By encapsulating the poorly water-soluble anticancer drug Alisertib in polysaccharide nano-sized balls or vesicles, researchers at the Indian Institute of Science Education and Research (IISER) Pune have been able to increase its uptake by breast cancer cells and achieve greater ability to restrict cancer cell growth. Better uptake of the drug when encapsulated meant lower concentration (0.02 microM) of the drug was sufficient to restrict cancer growth significantly better than the free drug.
The study, which was started about six years ago, gains importance as the drug by targeting AU`RKA now selectively inhibits RalA protein thereby disrupting cancer cells’ ability to grow without anchorage (anchorage independent growth). Anchorage independence in tumors is what allows cells to spread and grow at new sites in the body — metastasis.
Since producing inhibitors against RalA protein is challenging and the existing inhibitor is not specific (targets both RalA and RalB), the researchers chose to target Aurora Kinase A (AURKA) instead. Aberrant AURKA activity has been implicated in cancer formation, and its inhibition could potentiate the effect of chemotherapies. When AURKA is silenced, RalA protein, which is present downstream, gets automatically (and selectively) inhibited.
The researchers embedded breast cancer cells in 3D gels (collagen or agarose) and incubated them with nanovesicles containing the drug and a florescent dye. In 15 days the breast cancer cells grew into a colony in the 3D gel. About 75% of the encapsulated drug was retained in the nanovesicle and carried into cancer cells during the 15-day period.
“While the free drug did not inhibit the colony forming ability of cancer cells, the number of colonies was significantly reduced in the presence of nanovesicles loaded with the drug,” says Prof. Nagaraj Balasubramanian from the Department of Biology who led the team along with Prof. Manickam Jayakannan from the Department of Chemistry, IISER Pune.
The encapsulated drug produced 94% inhibition of the target AURKA leading to 25% inhibition of RalA; the drug did not affect RalB. As a result, there was 38% inhibition of anchorage independent growth of cancer cells.
In comparison, at 50%, the Ral inhibitor achieved greater inhibition of RalA than the encapsulated drug but the inhibition was not specific — RalB was inhibited by 64%. The inhibition of anchorage independent growth was only 33%.
“What was interesting is that besides being specific to RalA, the encapsulated drug achieved greater inhibition of anchorage independent growth than the Ral inhibitor. This despite the Ral inhibitor achieving double the inhibition of RalA than the encapsulated drug,” says Prof. Balasubramanian.
“So the Alisertib drug did better than the existing Ral inhibitor and led to better inhibition of anchorage independent growth. That’s the most striking observation of the study,” he says. The results were published in the journal Molecular Pharmaceutics.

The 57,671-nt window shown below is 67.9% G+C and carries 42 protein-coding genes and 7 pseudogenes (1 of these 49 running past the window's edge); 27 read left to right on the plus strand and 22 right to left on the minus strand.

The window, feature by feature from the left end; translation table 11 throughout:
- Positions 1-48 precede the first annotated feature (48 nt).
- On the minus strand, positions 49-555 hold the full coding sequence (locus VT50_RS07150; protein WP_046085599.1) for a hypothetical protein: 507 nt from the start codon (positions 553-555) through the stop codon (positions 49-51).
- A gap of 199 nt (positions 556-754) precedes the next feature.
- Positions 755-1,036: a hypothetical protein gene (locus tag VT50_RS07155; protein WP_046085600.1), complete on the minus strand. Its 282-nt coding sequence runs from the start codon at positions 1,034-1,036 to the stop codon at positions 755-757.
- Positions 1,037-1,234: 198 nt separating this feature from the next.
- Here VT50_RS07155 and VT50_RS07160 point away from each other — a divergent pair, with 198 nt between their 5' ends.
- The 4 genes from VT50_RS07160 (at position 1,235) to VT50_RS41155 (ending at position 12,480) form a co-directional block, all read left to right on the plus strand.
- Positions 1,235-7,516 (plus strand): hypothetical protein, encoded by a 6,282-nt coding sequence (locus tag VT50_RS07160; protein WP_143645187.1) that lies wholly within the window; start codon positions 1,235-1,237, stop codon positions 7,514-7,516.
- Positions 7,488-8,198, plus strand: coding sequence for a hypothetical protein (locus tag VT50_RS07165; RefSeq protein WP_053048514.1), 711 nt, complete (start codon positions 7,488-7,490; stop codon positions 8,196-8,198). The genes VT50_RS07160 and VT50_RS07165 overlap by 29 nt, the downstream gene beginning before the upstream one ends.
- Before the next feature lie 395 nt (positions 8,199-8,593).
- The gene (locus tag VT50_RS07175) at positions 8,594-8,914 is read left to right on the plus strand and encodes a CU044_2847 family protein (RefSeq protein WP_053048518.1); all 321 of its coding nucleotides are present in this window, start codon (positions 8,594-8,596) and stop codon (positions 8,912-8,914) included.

For this study, the nanovesicles were encapsulated with only one drug (Alisertib) in the hydrophobic envelop while a fluroscent dye was loaded in the hydrophilic core. But the 2014 study (published in the journal Nanoscale) by the team showed that loading the nanovesicles with two drugs enhances the therapeutic efficacies against cancer cells.
Hydrophobic and hydrophilic anticancer drugs loaded in the envelop and core of the nanovesicle respectively performed better than free drugs and synergistically killed breast and colon cancer cells. The proof-of-concept study was published in 2012 in Biomacromolecules.
“We are aiming to start animal studies in mice to study how well the drug contained in nanovesicles is able to inhibit breast cancer tumours. We are also using this drug loaded in nanovesicle to inhibit and study the role of AURKA and RalA in normal and cancer cells. So it also becomes a tool to understand the role of these proteins in cells,” he says.
“To make the nanovesicles self-assemble, we undertook some modifications to the dextran polysaccharide using a molecule from cashew nut shell extract,” says Prof. Jayakannan. “Since both are from bio-based nanosystems, the nanovesicles are not toxic to cells, and possibly human, and are biodegradable.”
Prof. Jayakannan and his team started working on making the nanovesicles self-assemble way back in 2008 and in 2012 they succeeded once they knew the structure that is required to make the nanovesicle with modification.
“The nanovesicle is bilayered and is held together to form a stable vesicle through hydrophilic-hydrophobic interactions,” Prof. Jayakannan says. Since the nanovesicles are about 120 nanometre in size, they are easily taken up by cancer tissue but not normal tissue.
Also, nanovesicles with the drugs loaded become water dispersible thus increasing the uptake by cancer cells. “We are working to make the nanovesicles even more specific to cancer cells,” Prof. Jayakannan says. The drug-loaded nanovesicles are cleaved by esterase enzyme once inside the cell. “In spite of being cleaved, the drug is released slowly in a controlled manner over 8-10 hours” Prof. Jayakannan says. This would be important for how nanovesicles act in tumours.